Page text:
casino and truck stop. Southwest, in turn, obtained funding
for the construction from Turner. It is important to note
that prior to this VPPA, the Hoffoss Family and Rosbottom had
yet to abandon, cancel or renounce the prior Rosbottom
Rosbottom sued the Hoffoss Family for breach of the Rosbottom
Agreement. They subsequently settled the matter. From that
settlement, two provisions of note were agreed upon by the
parties: (1) Rosbottom would receive 13.75% of the video
poker revenues for ten years and such would be deemed a
covenant or servitude running with the land; and (2) if
certain time deadlines for the construction of the casino and
truck stop, and the installation of poker machines were not
met, Rosbottom could seek specific performance of the
Rosbottom Agreement, allowing him to take control and
ownership of the project.
agreeing to the above compromise with Rosbottom, the Hoffoss
Family moved forward with the VPPA. In addition to
acknowledging the Rosbottom Agreement, the VPPA included
provisions that Southwest would provide funds or obtain
financing for the construction of the casino and truck stop.
contacted Turner, without objection from the Hoffoss Family.
Turner agreed to provide a portion of the funds, $400, 000,
for the construction of the casino and truck stop while
Southwest and the Hoffoss Family reached an agreement for a
loan from Regions Bank. Turner further funded a $125, 000
payment to Rosbottom that was a requirement of the prior
Rosbottom Agreement and settlement. Thereafter, construction
of the casino and truck stop began.
it became clear to Turner and the Hoffoss Family that
construction of the casino and truck stop, along with the
installation of the poker machines, would not be completed
prior to the Rosbottom Agreement deadlines. Part of the
problem was that Regions Bank declined to provide any loan
because the land in question was hampered by the 13.75%
covenant and servitude per the Rosbottom Agreement and
Hoffoss Family and Turner then entered into a mortgage
agreement titled "Mortgage to Secure Future
Advances" ("Mortgage Agreement") in order to
provide Turner with collateral to protect him as he became
the sole funding source of the project. However, after
spending $1.2 million on the project, and after construction
had slowed or halted, Turner filed a petition for executory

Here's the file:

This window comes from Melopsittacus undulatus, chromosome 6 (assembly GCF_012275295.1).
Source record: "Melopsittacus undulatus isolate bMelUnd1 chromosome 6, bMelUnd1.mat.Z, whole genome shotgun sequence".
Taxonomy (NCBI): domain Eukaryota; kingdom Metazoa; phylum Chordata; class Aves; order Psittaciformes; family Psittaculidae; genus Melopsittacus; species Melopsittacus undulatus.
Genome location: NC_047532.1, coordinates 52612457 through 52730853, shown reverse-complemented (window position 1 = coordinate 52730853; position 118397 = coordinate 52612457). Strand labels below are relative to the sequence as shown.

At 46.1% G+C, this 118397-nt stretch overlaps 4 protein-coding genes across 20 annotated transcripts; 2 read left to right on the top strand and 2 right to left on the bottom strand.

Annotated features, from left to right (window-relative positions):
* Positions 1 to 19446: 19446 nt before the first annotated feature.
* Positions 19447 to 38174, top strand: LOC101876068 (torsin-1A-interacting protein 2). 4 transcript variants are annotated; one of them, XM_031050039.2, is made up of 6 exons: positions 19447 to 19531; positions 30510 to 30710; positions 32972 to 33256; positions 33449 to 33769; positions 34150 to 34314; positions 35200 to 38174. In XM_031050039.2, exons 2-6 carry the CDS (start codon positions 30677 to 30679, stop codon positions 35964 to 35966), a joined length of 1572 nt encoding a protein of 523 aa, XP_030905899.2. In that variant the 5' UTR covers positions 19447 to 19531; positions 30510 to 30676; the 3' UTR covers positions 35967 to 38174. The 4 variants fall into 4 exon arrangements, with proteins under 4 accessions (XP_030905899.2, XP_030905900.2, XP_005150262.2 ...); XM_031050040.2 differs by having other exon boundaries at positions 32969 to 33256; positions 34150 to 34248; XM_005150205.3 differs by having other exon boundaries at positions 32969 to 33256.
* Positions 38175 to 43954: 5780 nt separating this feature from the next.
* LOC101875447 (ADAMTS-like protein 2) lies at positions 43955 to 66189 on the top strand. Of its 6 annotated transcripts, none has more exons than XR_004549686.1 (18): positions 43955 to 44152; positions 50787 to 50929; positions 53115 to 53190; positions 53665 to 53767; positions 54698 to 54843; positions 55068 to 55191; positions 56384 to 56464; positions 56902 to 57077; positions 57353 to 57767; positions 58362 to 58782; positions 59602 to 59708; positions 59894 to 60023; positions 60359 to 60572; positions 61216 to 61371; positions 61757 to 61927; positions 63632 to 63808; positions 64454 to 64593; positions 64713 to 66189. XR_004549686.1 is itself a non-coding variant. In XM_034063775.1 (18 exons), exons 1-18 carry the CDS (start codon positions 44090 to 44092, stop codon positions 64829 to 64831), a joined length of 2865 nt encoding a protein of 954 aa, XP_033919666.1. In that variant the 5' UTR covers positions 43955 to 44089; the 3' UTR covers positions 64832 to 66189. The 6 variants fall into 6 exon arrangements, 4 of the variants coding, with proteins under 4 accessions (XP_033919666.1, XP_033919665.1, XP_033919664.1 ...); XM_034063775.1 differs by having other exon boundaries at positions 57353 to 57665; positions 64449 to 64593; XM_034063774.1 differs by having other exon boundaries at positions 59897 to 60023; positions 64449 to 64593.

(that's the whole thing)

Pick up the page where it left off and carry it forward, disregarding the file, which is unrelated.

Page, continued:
process in order to proceed with a sheriff's sale of the
Hoffoss Family property.
the Hoffoss Family answered Turner's petition for
executory process and included a reconventional demand.
Within their answer and demand, they filed a motion to enjoin
Turner's seizure and sale of the property in question.
They also sought damages against Turner and asked the trial
court for a declaratory judgment, seeking a judicial
determination of the rights of the parties under the
agreements at issue.
trial on the injunction in 2003, the trial court accepted and
considered copious amounts of testimony and evidence,
including the contracts and agreements in question. The trial
court found in favor of Turner, ordered the seizure of the
property and allowed the sheriff's sale to proceed. The
Hoffoss Family did not appeal the trial court's decision
with regard to the injunction or the seizure and sale. Turner
subsequently bought the Hoffoss Family property at the
years later, in 2011, the Hoffoss Family sought, through
discovery, any evidence with regard to the profits or revenue
from the casino and truck stop. When Turner did not comply,
the Hoffoss Family filed a motion to compel. The trial court
denied that motion. This Court denied a writ application on
the trial court's denial of the motion to compel. In an
attempt to finally bring this 15-year old case to a
conclusion, Turner filed a motion for summary judgment to end
all remaining litigation between the parties. The trial court
granted the summary judgment, resulting in the appeal before
motion for summary judgment is a procedural device used when
there is no genuine issue of material fact for all or part of
the relief prayed for by a litigant. A summary judgment is
reviewed on appeal de novo. Samaha v. Rau,
2007-1726 (La. 2/26/08), 977 So.2d 880; Wright v.
Louisiana Power & Light, 2006-1181 (La. 3/9/07), 951
So.2d 1058; King v. Parish National Bank, 2004-0337
(La. 10/19/04), 885 So.2d 540, 545; Jones v. Estate of
Santiago, 2003-1424 (La. 4/14/04), 870 So.2d 1002, 1006.
first identify two issues that are no longer before us for
consideration. First, the Hoffoss Family has stated in its
brief to this Court that "[they] have no objection to
Dixie Inn Junction being dismissed as a defendant."
Second, the Hoffoss Family previously argued that either
Turner or Dixie Inn Junction, or both, were assignees of the
contractual rights of Southwest. The Hoffoss family, however,
has abandoned that allegation. Therefore, we will not discuss
those two issues.